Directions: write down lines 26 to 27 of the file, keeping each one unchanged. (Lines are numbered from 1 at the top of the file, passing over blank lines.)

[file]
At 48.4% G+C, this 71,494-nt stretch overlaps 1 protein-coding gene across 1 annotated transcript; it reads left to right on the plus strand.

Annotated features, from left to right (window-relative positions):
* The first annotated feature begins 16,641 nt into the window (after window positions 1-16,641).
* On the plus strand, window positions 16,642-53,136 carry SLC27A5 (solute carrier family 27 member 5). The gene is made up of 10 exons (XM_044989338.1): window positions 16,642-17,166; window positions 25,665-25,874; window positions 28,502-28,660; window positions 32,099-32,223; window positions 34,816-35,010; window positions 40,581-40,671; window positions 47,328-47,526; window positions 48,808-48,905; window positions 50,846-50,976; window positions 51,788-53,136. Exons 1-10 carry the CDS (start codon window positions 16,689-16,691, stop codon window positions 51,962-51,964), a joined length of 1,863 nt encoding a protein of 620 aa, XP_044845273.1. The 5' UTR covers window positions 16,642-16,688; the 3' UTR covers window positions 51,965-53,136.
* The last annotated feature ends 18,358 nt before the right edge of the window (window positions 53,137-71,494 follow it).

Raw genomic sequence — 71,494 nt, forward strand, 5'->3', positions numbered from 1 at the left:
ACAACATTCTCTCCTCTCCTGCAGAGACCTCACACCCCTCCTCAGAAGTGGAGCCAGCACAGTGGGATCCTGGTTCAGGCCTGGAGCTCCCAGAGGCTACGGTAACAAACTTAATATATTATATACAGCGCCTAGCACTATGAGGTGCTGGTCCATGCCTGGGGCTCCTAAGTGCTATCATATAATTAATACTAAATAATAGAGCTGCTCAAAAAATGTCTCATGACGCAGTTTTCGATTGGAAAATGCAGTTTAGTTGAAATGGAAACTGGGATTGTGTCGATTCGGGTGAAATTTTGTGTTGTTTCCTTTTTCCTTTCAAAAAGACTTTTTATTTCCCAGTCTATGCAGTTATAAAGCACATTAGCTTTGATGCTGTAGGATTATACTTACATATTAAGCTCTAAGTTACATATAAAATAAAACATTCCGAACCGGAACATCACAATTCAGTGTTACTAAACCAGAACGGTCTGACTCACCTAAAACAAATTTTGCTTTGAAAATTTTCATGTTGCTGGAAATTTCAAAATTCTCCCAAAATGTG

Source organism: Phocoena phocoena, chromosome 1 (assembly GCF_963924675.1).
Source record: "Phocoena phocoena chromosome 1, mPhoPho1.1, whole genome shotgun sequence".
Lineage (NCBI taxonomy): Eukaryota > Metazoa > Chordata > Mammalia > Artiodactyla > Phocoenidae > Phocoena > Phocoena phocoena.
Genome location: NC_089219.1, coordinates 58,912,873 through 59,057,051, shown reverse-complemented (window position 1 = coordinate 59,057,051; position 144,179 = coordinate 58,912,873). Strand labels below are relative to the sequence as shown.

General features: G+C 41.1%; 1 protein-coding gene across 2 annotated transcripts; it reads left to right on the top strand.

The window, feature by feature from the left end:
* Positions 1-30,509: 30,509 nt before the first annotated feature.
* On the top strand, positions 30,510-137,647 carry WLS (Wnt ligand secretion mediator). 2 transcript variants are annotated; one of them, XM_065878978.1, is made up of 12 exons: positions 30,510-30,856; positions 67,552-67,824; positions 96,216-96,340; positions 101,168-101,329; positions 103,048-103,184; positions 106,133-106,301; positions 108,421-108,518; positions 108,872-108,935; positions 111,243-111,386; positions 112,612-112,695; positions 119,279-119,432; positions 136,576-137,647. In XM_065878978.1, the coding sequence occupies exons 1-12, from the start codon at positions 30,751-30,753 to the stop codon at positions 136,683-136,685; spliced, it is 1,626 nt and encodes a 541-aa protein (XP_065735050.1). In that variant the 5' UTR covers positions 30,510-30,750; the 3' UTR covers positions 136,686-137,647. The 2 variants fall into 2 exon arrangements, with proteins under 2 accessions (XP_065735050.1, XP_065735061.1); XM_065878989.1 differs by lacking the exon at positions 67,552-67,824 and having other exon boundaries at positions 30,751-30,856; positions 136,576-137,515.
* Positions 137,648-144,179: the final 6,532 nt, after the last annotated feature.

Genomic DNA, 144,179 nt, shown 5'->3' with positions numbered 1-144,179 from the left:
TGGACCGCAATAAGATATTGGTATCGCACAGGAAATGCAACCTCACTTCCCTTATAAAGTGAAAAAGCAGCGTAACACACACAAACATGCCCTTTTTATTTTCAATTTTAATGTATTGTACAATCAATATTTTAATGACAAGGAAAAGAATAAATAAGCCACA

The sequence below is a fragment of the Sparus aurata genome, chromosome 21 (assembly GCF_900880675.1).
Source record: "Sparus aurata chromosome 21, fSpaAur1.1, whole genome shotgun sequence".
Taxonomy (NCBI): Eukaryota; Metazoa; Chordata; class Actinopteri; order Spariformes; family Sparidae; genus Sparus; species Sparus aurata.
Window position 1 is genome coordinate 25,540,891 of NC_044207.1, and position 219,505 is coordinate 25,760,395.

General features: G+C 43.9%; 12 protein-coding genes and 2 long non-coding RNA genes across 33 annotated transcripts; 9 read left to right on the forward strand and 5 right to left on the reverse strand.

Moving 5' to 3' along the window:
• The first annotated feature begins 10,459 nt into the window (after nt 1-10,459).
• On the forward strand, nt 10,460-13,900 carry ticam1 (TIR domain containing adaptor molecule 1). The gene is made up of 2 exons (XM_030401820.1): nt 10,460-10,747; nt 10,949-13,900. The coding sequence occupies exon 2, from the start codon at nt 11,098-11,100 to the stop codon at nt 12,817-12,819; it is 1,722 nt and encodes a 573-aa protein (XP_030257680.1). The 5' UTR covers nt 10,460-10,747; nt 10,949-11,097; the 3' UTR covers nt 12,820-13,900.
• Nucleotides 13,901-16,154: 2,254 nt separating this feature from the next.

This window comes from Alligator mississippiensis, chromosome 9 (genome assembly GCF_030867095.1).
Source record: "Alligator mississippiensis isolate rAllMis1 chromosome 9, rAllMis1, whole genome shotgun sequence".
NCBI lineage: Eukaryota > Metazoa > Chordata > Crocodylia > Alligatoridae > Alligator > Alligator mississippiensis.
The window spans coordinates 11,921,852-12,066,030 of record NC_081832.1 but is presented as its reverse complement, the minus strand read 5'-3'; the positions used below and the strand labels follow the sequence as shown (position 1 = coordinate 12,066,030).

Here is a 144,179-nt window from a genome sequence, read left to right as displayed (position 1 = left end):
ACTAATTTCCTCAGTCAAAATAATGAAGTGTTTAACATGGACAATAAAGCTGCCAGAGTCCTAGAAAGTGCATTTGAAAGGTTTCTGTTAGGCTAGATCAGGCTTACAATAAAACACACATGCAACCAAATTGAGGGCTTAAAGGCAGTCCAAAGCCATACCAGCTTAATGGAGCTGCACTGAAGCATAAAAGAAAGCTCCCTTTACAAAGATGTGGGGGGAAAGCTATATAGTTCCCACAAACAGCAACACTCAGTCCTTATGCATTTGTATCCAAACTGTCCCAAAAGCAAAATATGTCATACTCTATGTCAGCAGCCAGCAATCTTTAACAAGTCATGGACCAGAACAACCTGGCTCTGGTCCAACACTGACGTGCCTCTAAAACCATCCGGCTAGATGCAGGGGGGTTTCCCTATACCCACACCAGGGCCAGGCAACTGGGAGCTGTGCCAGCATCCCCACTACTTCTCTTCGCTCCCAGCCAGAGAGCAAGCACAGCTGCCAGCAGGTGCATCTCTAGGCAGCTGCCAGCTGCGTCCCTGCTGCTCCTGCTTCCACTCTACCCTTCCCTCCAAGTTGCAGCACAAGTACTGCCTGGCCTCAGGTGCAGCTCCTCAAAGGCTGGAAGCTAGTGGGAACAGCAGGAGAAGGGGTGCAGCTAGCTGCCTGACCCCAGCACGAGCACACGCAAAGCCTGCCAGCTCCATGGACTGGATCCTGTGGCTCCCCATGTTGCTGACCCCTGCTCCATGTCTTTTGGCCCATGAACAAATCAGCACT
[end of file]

• On the forward strand, nt 10,460-13,900 carry ticam1 (TIR domain containing adaptor molecule 1). The gene is made up of 2 exons (XM_030401820.1): nt 10,460-10,747; nt 10,949-13,900. The coding sequence occupies exon 2, from the start codon at nt 11,098-11,100 to the stop codon at nt 12,817-12,819; it is 1,722 nt and encodes a 573-aa protein (XP_030257680.1). The 5' UTR covers nt 10,460-10,747; nt 10,949-11,097; the 3' UTR covers nt 12,820-13,900.
• Nucleotides 13,901-16,154: 2,254 nt separating this feature from the next.